China companies on pace for deepest spending cuts in six years

BEIJING (Reuters) - Chinese companies are on a pace to cut capital spending by around 7 per cent this year, the biggest annual reduction since the global financial crisis, deepening an economic chill.

Slower spending by companies underscores the challenges that China faces this year in containing an economic slowdown that is set to be its worst in 24 years, and which has been aggravated by a sagging property market.

The cutbacks could persist, indicating that China's economy, which has relied heavily on investment, will need to speed up rebalancing to feed growth.

Economic uncertainty and a government campaign to curtail industries that are either heavy polluters or are stuck with a glut of unsold goods mean that investment could fall next year as well, interviews with companies and analysts showed.

A Reuters analysis of 335 Chinese companies, ranging from drug to machinery makers, shows investment is expected to fall 7.3 per cent this year - or 74 billion yuan ($12.1 billion) - from 2013 levels, according to Thomson Reuters Starmine data.

For many companies such as Yunnan Tin Co Ltd, whose sales and profits have been hit by China's softening economy, being frugal is a matter of survival. Analysts on average expect the firm, which is the world's largest tin producer, to slash capital expenditure by 81 per cent this year.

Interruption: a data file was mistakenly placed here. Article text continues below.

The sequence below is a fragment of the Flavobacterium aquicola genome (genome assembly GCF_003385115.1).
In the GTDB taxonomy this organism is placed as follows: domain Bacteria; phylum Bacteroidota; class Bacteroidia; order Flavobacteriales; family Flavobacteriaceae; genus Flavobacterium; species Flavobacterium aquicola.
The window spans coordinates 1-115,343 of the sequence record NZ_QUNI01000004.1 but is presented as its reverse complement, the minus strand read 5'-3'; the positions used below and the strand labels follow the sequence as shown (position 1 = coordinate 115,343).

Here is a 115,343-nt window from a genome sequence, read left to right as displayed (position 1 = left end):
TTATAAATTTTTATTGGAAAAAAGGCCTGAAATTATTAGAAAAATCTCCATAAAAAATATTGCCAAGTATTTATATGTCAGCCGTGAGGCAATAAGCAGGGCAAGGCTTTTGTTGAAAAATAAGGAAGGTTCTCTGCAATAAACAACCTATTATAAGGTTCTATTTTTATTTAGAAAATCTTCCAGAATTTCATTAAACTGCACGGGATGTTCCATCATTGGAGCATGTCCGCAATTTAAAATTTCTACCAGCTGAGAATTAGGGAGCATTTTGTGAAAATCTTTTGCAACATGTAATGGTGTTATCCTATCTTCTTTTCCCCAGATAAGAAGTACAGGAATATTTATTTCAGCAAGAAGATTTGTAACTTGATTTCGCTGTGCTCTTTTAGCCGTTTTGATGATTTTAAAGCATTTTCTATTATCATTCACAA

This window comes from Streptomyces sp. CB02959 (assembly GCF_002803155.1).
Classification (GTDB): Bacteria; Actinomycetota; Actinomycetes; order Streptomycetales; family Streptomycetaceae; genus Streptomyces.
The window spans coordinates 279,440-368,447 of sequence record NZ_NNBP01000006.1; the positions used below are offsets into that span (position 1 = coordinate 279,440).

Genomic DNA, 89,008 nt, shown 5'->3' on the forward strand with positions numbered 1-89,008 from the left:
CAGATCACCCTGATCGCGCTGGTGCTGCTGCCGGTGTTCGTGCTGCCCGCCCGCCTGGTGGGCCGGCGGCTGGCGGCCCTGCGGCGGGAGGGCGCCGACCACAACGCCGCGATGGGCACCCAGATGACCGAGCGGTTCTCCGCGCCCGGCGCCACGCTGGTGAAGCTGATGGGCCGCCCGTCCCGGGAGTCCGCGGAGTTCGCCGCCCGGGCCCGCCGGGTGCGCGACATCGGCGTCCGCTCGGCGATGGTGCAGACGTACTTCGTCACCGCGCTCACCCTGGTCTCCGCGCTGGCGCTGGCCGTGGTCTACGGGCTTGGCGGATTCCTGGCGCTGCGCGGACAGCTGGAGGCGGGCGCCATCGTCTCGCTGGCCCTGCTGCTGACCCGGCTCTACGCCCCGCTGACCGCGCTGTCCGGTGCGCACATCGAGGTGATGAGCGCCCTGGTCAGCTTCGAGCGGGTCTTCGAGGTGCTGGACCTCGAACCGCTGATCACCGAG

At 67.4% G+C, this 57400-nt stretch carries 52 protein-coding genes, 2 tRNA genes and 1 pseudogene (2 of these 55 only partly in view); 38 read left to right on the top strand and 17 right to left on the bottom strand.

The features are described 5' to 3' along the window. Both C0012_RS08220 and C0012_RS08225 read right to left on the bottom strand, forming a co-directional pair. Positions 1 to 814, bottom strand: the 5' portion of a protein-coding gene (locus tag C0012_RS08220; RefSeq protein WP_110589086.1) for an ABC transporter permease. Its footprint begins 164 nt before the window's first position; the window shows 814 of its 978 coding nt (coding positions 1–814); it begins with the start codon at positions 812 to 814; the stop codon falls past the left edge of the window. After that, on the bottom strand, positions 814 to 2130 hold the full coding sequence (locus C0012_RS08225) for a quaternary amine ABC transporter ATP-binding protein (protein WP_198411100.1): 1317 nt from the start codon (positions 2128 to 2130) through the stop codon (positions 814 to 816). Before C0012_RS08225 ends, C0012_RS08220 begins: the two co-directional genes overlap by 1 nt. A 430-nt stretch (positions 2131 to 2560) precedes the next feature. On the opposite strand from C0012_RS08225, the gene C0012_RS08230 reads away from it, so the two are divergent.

"We feel that the economic downturn will continue, so it's better to keep our eye on our wallet," said Pan Wenhao, board secretary at Yunnan Tin, which posted a net loss of 1.27 billion yuan last year.

Others are also staying lean in tough times.

A Reuters study showed that cash balances at 726 companies rose 13 per cent in the first six months of this year compared with the year-ago period, as firms curbed investment in the face of uncertainty.

The flight to safety comes as China's economy is forecast to grow at its slackest rate in five years in the third quarter, as slower investment growth and a housing downturn increasingly dampened activity.

Analysts polled by Reuters forecast China's economy likely grew 7.2 per cent in July-September, the weakest since the first quarter of 2009 when the world was smarting from the financial crisis.

Investment has long been a crucial driver of China's economy. It accounted for 54 per cent of growth last year, with private investment making up as much as 63 per cent of the total 43.7 trillion yuan spent.

Reflecting China's wobbly economy, data due later this month is expected to show annual investment growth slid to a near 13-year low of 16.2 per cent in January-September.

Whether the slowdown was for the better part driven by China's cooling economy or engineered by authorities' efforts to wean the nation off heavy investment is unclear. But what is certain is that energy firms and machinery makers, the usual capex heavyweights, have led the latest savings drive alongside telecom firms and food, beverage and tobacco companies.

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